• Whenever we see problems that we can aid in among our brothers and sisters in Christ, we should carefully seek to help (Galatians 6:1-2 and I John 3:14-18).
  • The confrontation will have the attention of the faithful members of the congregation. When any person shows up to the assembly to confront members of the local body, the local brethren ought to stand with our own (Philippians 1:27). Think about how far we should go for one another (John 15:12-13).

Regarding the Statement That Arises From Our Scenario:

  • It is easy to see how an unlearned person could think that a father is the head of his children all their lives if that person only reads certain Scriptures out of context (i.e. Exodus 20:12, Matthew 15:4, Matthew 19:19, and Ephesians 6:1-4). Remember, as we’ve already seen, other Scriptures show a difference for a married woman (again; Genesis 2:18-24, Genesis 3:16, Ephesians 5:22-33, Colossians 3:18-19, and I Peter 3:1-6).
  • That person who does not fully study this out is guilty of incorrectly handling the word of God (II Timothy 2:14-18) and twisting the Scriptures to their own destruction (II Peter 3:15-17). If this father-in-law were an honest Bible student, he would read the context (Colossians 3:18-4:1) and see that he has this wrong.
  • The father-in-law situation here gives issues that will last longer than this moment and potentially effect much down the road if this is not dealt with. For one example, how could a man ever be an elder if his house was run by his father-in-law (I Timothy 3:4-5)?
  • As the man continues to be loud and aggressive, cooler heads ought to try and prevail (Proverbs 15:1-2).
  • The escalation of strife is not good (Proverbs 15:18, Provers 17:19, Proverbs 20:3, and Proverbs 29:22).
  • The anger and strife in this scenario is going to be destructive (Proverbs 14:17 and Proverbs 17:14).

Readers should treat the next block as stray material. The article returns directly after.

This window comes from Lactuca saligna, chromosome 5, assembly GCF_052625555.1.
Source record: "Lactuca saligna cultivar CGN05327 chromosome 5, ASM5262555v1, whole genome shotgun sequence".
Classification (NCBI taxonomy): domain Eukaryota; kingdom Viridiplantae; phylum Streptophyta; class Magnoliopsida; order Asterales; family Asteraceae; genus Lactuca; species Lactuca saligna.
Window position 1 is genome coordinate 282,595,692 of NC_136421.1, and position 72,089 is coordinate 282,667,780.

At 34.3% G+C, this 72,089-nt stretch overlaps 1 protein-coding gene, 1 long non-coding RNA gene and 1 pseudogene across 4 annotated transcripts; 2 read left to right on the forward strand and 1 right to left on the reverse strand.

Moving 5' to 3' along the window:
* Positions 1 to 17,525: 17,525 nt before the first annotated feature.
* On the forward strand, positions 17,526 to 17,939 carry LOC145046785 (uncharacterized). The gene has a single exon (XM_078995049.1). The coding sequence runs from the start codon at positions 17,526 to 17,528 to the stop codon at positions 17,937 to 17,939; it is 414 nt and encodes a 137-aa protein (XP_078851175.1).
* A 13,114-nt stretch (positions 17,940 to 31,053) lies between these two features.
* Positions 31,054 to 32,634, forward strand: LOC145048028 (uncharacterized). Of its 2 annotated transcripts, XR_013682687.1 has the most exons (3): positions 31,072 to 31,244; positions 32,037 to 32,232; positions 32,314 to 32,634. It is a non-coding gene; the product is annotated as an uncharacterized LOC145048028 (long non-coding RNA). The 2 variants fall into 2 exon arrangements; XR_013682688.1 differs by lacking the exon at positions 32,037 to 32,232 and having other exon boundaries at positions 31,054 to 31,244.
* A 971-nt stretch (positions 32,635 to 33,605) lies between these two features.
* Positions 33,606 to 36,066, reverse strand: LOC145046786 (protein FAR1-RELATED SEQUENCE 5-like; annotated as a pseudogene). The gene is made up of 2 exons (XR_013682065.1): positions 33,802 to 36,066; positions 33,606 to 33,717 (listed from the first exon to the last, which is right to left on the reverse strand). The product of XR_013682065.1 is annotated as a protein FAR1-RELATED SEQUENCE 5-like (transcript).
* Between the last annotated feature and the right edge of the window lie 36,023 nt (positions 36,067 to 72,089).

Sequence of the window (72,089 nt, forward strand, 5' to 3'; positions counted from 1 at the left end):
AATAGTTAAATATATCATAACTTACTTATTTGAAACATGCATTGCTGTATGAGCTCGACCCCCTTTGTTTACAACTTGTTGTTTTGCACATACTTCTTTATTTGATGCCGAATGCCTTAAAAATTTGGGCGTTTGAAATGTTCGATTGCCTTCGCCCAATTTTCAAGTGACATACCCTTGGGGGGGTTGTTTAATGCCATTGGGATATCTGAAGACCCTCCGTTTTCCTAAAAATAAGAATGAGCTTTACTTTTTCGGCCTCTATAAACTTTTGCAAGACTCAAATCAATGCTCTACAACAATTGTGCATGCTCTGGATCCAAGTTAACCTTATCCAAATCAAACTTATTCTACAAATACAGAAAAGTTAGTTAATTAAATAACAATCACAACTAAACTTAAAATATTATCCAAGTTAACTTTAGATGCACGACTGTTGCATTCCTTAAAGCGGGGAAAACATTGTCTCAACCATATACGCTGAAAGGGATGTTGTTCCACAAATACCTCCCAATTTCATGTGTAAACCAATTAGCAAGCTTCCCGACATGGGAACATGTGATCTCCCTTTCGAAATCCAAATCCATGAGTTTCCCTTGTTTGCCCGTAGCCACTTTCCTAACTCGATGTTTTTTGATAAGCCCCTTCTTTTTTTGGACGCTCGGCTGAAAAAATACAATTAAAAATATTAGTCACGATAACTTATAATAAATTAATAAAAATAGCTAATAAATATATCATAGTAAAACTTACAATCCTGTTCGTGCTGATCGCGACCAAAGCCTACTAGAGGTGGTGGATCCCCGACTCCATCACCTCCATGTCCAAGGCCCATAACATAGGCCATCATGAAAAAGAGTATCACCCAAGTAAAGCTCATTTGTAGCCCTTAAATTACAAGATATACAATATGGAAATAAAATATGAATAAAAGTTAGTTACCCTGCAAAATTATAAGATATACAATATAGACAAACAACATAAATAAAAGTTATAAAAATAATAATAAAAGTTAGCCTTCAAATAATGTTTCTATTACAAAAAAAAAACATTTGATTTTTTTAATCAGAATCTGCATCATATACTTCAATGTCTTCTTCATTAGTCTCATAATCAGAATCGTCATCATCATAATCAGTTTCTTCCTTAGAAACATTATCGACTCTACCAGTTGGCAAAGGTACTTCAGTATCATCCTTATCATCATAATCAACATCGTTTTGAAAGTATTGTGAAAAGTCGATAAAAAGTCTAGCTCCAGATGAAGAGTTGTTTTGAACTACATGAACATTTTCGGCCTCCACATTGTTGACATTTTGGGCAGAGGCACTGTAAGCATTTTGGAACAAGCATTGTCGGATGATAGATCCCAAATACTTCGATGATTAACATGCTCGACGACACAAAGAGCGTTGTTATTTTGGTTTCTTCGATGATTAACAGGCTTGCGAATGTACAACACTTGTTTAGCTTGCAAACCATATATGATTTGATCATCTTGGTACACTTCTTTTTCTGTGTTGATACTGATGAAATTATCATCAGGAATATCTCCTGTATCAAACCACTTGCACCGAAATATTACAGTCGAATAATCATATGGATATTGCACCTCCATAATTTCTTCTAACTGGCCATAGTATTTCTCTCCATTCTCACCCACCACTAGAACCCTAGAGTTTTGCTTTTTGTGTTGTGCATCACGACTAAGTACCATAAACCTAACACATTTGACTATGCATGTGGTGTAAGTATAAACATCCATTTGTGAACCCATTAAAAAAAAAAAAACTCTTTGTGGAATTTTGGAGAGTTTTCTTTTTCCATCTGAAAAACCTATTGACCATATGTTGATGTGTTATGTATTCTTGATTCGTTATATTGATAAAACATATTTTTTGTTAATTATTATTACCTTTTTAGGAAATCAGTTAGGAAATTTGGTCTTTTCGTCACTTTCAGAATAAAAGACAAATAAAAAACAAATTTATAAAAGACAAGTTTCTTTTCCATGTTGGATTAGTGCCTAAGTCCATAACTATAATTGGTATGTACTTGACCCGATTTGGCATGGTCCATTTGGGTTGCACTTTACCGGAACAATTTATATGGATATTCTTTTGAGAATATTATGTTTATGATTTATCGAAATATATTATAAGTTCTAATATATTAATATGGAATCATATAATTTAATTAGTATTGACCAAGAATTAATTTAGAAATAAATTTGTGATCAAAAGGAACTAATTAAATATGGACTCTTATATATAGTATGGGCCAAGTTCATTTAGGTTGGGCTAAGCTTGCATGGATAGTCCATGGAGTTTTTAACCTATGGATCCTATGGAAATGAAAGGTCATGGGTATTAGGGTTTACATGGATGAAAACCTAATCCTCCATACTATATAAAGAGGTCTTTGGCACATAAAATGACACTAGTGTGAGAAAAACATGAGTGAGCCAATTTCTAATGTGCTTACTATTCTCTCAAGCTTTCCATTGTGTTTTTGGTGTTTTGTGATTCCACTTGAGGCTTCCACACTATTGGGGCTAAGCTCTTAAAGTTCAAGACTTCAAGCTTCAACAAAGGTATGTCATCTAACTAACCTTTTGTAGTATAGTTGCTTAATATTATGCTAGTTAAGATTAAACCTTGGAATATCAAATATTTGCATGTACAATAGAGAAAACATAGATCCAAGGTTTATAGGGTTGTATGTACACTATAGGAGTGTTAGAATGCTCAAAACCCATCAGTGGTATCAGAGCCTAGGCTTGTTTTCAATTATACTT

Regarding the Later Statement That Is Made From Our Scenario:

  • Starting here with thinking from James 3:16. This has to be stopped (Titus 1:10-11).
  • A contentious man needs dealt with swiftly (Titus 3:9-11).
  • We cannot allow this man in to do harm to the saints and by extension the congregation (Ecclesiastes 9:18 and Galatians 5:7-9).
  • Let’s remember something here. This is a young couple. The husband is young. Youth has to be dealt with understanding he is not mature (i.e. II Timothy 2:22). Young man want to be strong (Proverbs 20:29). Young men need to work hard that their youth is not despised (I Timothy 4:12). This young man is put in a spot that would be tough for any man to stand in without being furious.
  • If we allowed this situation to escalate to this point, we are all wrong. Think of the principle of being watchmen here (Ezekiel 33:6).
  • Stop this young couple here. Pull them aside. It is wrong for a woman to depart from her husband (Jeremiah 3:20, Malachi 2:14-16, and I Corinthians 7:10).
  • It is time for some brother, knowledgeable in the faith, to sit down with this couple and teach them about whatever is going on in their marriage. While not all marriages can be saved, the effort needs made nonetheless (I Thessalonians 5:11-14).
  • If there is sin involved, privately, in this marriage; Matthew 18:15-17 needs to be followed.
  • This young man is acting in anger. That is not going to bring about the will of the Lord (James 1:19-20). DON’T LET THIS CONTINUE is screaming in my mind.
  • We still don’t know why the father-in-law has butted into their marriage. We do know he is sinfully wrong on his place of authority. What, if anything, is going on that may need addressed. It is time to cautiously find out (Proverbs 18:13).
  • The young man is right about one thing, his wife were to go with her father they would go to Hell for violating the very Scriptural points we have discussed already (II Thessalonians 1:8-9). What the young man has not considered is that he will join them for violating the will of God as well (i.e. Matthew 19:9 and James 2:12-13).